One flange 112 or 114 is disposed on each side of the slot 90 in the second bracket 52. Each flange 112, 114 has an aperture 116 extending horizontally through the flanges 112, 114 and aligned so that the aperture 102 of the trigger element 92 aligns with both apertures 116 of the flanges 112, 114 when the trigger element 92 is operably engaged with the second hook 78 to secure the second bracket 52 to the cross rail 26. A suitable lock 118 (FIG. 3) can then be disposed through the apertures 102 and 116 to lock the entire assembly to the cross rail 26.

Each restraint element 54 of the article restraining member 48 includes a flexible restraining wall 120 extending substantially from first bracket 50 to second bracket 52 along the underside 122 of member 54. When the brackets 50 and 52 are operably secured to the cross rail 26, the wall 120 will abut the upper surface 46 of the insert 44 of the cross rail along the length of the insert 44.

The top of the restraint element 54 of the member 48 has a pair of upper article supporting surfaces 122 and 124, a channel 126, and a resilient insert 128 similar to insert 44 and having an upper article supporting surface 130. At each end of the insert 128 are tie downs such as pop-up tie down members 132, as described in applicant's co-pending application Ser. No. 335,703, filed Dec. 30, 1981, or other tie downs, such as those described in applicant's U.S. Pat. No. 4,239,139, issued Dec. 16, 1980. With the tie down members 132 shown, a base portion is disposed in the channel and a tie down portion, including a tie down aperture, is rotatably secured to the base member to clampingly engage the base member and tie down portion against the clamping surfaces within the channel in an operable position, as shown in FIG. 3, yet remain hidden when not in use (FIGS. 5 and 6).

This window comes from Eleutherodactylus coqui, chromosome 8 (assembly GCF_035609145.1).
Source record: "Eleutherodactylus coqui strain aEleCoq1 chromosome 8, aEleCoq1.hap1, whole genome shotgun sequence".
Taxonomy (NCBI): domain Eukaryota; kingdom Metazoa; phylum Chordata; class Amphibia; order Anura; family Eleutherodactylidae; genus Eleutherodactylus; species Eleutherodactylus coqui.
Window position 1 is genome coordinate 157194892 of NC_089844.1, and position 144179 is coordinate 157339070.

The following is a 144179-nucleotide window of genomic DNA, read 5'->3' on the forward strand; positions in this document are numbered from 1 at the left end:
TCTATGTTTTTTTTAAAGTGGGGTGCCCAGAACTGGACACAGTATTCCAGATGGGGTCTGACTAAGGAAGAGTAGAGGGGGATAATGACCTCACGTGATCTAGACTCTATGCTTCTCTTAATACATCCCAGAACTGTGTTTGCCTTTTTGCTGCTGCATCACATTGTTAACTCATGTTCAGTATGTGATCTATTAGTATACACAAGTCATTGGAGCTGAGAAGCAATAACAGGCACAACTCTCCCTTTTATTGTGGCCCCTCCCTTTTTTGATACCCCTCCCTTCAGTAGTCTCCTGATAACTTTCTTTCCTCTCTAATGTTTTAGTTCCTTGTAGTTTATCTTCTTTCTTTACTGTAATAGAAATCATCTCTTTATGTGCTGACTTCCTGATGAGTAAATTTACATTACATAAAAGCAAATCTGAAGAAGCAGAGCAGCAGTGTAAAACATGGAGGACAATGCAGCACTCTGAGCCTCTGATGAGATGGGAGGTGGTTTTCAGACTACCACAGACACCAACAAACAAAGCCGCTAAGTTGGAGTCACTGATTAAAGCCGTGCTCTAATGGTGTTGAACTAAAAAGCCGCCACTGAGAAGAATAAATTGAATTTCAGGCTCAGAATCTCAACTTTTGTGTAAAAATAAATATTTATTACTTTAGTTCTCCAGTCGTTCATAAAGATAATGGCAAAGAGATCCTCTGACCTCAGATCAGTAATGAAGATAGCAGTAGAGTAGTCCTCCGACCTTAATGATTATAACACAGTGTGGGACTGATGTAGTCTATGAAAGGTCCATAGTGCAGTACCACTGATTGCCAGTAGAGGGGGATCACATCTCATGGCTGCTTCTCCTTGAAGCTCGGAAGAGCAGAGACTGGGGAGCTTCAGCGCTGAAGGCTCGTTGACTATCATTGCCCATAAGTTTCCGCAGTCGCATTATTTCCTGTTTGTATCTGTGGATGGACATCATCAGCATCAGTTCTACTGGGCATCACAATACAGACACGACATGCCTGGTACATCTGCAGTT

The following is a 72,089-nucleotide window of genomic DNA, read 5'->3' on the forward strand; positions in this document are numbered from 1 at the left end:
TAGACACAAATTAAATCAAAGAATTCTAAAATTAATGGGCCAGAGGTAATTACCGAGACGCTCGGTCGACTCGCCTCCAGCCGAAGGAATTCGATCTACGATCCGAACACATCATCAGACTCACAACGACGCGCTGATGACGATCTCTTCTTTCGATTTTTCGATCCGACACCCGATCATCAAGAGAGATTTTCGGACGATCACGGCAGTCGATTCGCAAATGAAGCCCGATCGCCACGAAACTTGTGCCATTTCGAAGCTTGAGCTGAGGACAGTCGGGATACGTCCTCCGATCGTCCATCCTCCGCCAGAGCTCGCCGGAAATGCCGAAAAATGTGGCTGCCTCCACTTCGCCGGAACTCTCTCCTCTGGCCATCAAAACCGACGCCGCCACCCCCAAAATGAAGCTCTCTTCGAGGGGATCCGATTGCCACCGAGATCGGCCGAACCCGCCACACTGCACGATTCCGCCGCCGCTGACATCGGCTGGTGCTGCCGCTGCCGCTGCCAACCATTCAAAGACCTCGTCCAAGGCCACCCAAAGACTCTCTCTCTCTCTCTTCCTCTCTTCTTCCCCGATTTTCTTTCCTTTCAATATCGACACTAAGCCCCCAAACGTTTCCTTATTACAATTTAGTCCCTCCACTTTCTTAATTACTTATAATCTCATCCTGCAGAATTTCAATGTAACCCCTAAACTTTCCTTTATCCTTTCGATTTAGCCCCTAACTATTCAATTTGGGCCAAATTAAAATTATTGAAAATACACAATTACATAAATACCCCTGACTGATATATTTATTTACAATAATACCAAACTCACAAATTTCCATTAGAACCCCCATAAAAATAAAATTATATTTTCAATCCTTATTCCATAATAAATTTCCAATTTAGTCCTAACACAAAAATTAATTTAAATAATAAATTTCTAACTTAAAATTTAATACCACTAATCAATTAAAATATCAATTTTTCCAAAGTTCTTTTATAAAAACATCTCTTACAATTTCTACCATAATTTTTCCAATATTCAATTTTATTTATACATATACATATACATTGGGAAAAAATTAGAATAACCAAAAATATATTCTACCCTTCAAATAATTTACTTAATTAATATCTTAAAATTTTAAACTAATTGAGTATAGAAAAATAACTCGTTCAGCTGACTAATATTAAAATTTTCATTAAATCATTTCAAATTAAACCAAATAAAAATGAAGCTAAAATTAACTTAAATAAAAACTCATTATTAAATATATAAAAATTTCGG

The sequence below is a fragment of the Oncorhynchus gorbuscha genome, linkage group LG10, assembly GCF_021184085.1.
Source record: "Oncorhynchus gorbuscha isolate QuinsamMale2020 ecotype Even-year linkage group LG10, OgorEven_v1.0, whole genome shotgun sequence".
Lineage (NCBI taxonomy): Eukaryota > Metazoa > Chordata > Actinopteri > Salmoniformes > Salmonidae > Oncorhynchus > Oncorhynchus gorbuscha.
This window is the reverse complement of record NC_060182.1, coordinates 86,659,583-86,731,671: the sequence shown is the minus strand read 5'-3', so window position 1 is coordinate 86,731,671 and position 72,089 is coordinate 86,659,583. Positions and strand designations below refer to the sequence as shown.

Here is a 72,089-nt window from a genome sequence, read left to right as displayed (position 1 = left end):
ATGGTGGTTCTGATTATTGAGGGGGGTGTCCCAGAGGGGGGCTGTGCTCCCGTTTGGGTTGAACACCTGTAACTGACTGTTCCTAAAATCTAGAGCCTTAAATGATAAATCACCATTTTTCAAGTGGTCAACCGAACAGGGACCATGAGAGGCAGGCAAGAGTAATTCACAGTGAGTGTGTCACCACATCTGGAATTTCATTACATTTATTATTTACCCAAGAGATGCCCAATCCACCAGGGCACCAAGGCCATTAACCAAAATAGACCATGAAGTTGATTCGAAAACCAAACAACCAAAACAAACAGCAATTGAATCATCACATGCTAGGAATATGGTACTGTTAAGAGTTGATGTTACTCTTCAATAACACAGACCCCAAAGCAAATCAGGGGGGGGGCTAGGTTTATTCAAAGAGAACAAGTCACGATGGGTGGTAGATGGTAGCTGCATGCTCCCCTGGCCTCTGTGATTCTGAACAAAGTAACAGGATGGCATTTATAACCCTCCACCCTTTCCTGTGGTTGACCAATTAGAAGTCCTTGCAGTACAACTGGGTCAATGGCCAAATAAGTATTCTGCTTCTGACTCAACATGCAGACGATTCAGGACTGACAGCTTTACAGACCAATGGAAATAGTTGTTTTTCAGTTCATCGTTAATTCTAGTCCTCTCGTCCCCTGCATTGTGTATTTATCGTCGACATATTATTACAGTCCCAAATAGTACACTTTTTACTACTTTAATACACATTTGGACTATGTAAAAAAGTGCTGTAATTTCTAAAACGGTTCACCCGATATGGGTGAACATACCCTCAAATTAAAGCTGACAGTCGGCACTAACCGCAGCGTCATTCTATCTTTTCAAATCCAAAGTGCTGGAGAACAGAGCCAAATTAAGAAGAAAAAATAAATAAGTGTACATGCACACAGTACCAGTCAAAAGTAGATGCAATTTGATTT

In operation, articles 135 are disposed on the cross rails 26. The first hook 60 and second hook 78 are properly located on the cross rail 26. The post 58 of the first bracket 50 is engaged with the first hook 60 and the restraint element 54 is rotated downwardly onto the articles 135 to engage the articles 135 principally between the upper surface 46 of the cross rail insert 44 and the lower surface 136 of the flexible wall 120 of the restraint element 54. The second bracket 52 is disposed over the second hook 78 and the trigger element 92 is engaged with the second hook 78. A lock 120 may then be disposed through apertures 102, 116 and 118 to lock the articles 135 to the carrier 12.

The tie downs 132 can then be operably disposed and further articles 140 can be positioned on the upper surfaces 130 of the channel insert 128 of the element 54. Rope, bungee cords 142, or the like may then be utilized to secure the articles 140 to the carrier 12.

Thus, there is disclosed in the above description and in the drawings a Vehicle Article Carrying Device which fully and effectively accomplishes the objectives thereof. Any dimensions set forth in the above specification are merely representative and are not meant to be limiting on the scope of the invention. It will be apparent that variations and modifications of the disclosed embodiments may be made without departing from the principles of the invention or the scope of the appended claims.

Patent Citations
Cited PatentFiling datePublication dateApplicantTitle
US2772824 *Sep 23, 1953Dec 4, 1956Leo M BeckwithAutomobile top carrier for elongate articles
US3223306 *Apr 20, 1964Dec 14, 1965Alsman Eugene MCarton with dual locking flaps